And yet this kind of analysis still only goes so far. Transcription and spectrograms can only really tell you about an individual of speaker, not the language itself, or the sociolinguistic context in which this language, other languages, and varieties of them exist together. That’s what I love about the Atlante Linguistico and its “geolinguistic” approach. It uses the traditional tools of language documentation and adds a geospatial dimension to it. The “carta sonora” (sound map) tab is an interesting feature of this site, because it uses a mapping program to show how the same word is pronounced differently in various Sicilian locals, using both transcription and audio files. There’s lots of analysis to go with this on the site’s other pages, which paints a complex picture of the linguistic situation on the island, in which hundreds of distinct languages (though mutually intelligible) exist together in a sociolinguistic environment. I think it’s a brilliant way of taking something so complicated, ephemeral, and intangible as spoken language and preserving it and making it available with digital tools.

Lastly, I’d like to discuss a personal website, managed by Dr. Phil Taylor, on the University of Leeds website. It’s called Phil Taylor’s Papers, and its a collection of articles, essays, doctrinal writings, and reports on the topic of information warfare and strategic communications. I wish more people were aware of how governments use information and the news media to advance their policy goals. So I’m glad to see someone collecting this information under one roof. However, it’s a very casual effort at archiving. It almost seems like Taylor just wanted all these resources in one place for the sake of organizing his own research materials. So I thought it might be worth discussing what went wrong here, when there was so much potential for this to be such a useful public resource.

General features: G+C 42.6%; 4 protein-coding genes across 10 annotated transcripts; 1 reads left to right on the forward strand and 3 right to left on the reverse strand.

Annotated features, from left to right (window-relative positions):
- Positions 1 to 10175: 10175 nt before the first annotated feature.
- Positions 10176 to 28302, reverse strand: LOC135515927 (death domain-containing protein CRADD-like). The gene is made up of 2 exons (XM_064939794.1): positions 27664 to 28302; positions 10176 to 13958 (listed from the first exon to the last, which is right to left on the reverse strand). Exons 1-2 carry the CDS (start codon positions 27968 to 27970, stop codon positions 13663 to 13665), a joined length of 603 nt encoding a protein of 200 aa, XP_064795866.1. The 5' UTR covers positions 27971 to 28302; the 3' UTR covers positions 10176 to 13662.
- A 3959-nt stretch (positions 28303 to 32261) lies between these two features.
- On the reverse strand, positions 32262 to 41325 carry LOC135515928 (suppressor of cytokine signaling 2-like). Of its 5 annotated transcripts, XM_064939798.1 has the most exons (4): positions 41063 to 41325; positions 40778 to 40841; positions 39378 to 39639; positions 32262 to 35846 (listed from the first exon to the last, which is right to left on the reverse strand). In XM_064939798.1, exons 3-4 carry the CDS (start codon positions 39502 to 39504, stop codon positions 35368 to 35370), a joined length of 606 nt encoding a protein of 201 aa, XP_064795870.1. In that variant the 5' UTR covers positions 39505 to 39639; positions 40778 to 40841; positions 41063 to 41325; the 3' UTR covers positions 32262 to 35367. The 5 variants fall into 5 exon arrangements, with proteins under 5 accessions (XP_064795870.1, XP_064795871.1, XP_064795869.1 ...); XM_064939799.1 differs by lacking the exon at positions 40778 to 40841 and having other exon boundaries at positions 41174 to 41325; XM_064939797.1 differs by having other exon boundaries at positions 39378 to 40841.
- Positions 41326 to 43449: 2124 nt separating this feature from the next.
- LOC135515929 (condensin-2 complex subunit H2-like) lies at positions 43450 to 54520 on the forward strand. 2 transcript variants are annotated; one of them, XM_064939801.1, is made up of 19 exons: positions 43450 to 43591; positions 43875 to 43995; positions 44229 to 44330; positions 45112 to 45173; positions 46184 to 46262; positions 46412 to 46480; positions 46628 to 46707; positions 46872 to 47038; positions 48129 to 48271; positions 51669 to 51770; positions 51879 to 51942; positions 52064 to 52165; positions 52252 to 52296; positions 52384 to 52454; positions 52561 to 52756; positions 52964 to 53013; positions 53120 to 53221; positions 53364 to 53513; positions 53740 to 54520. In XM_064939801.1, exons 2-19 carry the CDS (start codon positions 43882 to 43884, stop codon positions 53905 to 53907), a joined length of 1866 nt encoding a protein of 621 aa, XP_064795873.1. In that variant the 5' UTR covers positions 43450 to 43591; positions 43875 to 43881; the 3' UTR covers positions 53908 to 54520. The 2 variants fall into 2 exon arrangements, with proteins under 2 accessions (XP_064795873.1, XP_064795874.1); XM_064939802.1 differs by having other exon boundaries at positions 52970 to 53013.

First, Taylor just cut and pasted the materials he liked onto webpages and organized the many many links under menu tabs. It doesn’t seem like he logged in any metadata at all, so titles and even keywords aren’t searchable. Also, there are no permalinks provided to the original source, and none of the hyperlinks in the original text were preserved. And the themes according to which the materials are organized are really broad. One needs to understand the difference between PSYOP and Strategic Communications to understand what they’re looking at.

There are over 1,000 items in this collection and it would have been an enormously time consuming effort for this one man to catalogue each item, provide metadata and hyperlinks, and create an intuitive schema for organizing all the materials. As it is, it’s a great resource for researchers familiar with the topic, but not much more.

Review: The National Security Archive and Grumentum

So I have two separate website projects that I’m working on: https://peopleshistoryfallujah.org, using WordPress, and http://memoriaelinguagrumentina.org/neatline/show/g, using Omeka. The first is a pretty straight-forward digital archive, and the second is a mixed methods, public history and language documentation project focused on the Italian village of Grumento Nova.